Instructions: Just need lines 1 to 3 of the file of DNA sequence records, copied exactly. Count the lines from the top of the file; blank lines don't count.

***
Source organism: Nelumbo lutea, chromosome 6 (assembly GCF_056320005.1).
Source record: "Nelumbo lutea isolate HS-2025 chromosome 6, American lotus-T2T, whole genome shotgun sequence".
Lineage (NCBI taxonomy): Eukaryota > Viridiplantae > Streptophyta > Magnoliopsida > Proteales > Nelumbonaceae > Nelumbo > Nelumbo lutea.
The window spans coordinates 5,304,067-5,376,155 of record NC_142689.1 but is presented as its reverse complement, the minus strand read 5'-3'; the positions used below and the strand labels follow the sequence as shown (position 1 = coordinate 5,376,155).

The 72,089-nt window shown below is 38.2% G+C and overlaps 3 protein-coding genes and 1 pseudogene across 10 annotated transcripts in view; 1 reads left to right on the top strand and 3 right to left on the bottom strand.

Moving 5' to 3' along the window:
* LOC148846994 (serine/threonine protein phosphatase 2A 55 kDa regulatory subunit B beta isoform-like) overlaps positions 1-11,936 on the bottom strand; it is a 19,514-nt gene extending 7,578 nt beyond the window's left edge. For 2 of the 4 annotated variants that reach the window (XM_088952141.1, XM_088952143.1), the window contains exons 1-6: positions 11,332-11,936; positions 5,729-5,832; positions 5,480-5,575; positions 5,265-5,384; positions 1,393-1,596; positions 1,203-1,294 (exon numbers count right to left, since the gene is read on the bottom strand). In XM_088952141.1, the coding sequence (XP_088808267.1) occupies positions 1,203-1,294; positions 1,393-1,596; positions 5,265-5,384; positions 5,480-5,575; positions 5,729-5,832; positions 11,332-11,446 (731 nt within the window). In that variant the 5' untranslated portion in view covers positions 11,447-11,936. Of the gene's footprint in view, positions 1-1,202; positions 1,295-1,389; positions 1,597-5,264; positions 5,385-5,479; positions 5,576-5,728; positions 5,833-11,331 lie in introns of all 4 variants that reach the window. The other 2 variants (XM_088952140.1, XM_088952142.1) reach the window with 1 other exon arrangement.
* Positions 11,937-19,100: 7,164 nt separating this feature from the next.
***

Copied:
Source organism: Nelumbo lutea, chromosome 6 (assembly GCF_056320005.1).
Source record: "Nelumbo lutea isolate HS-2025 chromosome 6, American lotus-T2T, whole genome shotgun sequence".
Lineage (NCBI taxonomy): Eukaryota > Viridiplantae > Streptophyta > Magnoliopsida > Proteales > Nelumbonaceae > Nelumbo > Nelumbo lutea.